submitting by implication. Accordingly, whenever a decree is made for the performance of a bilateral contract, the two sides of which constitute mutual and concurrent conditions, the court will, if necessary, appoint a time and place for performance, and will require both parties to perform at such time and place concurrently; and, if either of them refuses or neglects so to perform, he will be punished for contempt on the application of the other.
Having thus seen how equity exercises jurisdiction over affirmative contracts (and what is true in this respect of affirmative contracts is equally true of all affirmative obligations, whether created by contract or not), we are prepared to inquire over what affirmative contracts or obligations equity will assume jurisdiction. And here it must be borne in mind that we are now dealing only with the legal rights created by contracts and other obligations. When contracts or other obligations are the means of creating equitable rights, such rights can, of course, be enforced by equity alone; and hence equity assumes jurisdiction over such rights as of course. In what cases, then, will equity assume jurisdiction over the legal rights created by affirmative contracts and other affirmative obligations? In all cases in which these two questions can be answered in the affirmative, namely: First, will a compensation in money be an inadequate remedy for a breach of the contract or other obligation? Secondly, can equity enforce a specific reparation of the breach? It will be convenient to consider the second of these questions first; for the first question will arise only in those cases in which the second can be answered in the affirmative. The second question can be easily answered with sufficient accuracy for most purposes. If a contract consists in giving (dando), equity can enforce a specific reparation for a breach of it; if it consists in doing (faciendo), it cannot. Accordingly, equity will assume jurisdiction, e. g., over all contracts for buying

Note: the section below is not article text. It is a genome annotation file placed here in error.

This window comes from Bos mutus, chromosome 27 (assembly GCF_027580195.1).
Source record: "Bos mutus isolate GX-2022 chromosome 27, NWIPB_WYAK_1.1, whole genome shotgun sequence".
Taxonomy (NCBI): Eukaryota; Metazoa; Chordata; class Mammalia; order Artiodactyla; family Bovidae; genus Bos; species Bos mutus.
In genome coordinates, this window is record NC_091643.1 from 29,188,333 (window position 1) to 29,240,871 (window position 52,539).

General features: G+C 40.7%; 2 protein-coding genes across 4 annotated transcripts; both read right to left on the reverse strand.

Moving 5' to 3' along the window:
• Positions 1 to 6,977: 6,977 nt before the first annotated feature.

- Of course it is not meant that it is impossible for equity to enforce any contract which consists in doing; but only that the enforcement of such contracts in equity is likely to involve so much difficulty that equity will not attempt to enforce them. To this rule there are, however, exceptions, For example, in England if a railway company purchase land over which to construct its line, and agree, as a part of the consideration for the sale, to construct certain works on the land purchased, either with a view to rendering the railway less injurious to the vendor, or with a view to affording facilities to the vendor for using the railway, equity will compel the railway company to construct the works. Lytton v. The Great Northern Railway Co., 2 Kay & J. 394; Storer v. The Great Western Railway Co., 2 Y. & Coll. C. C. 48. This exception is supported by very strong reasons: first, the railway company is paid in advance for constructing the works; secondly, the vendor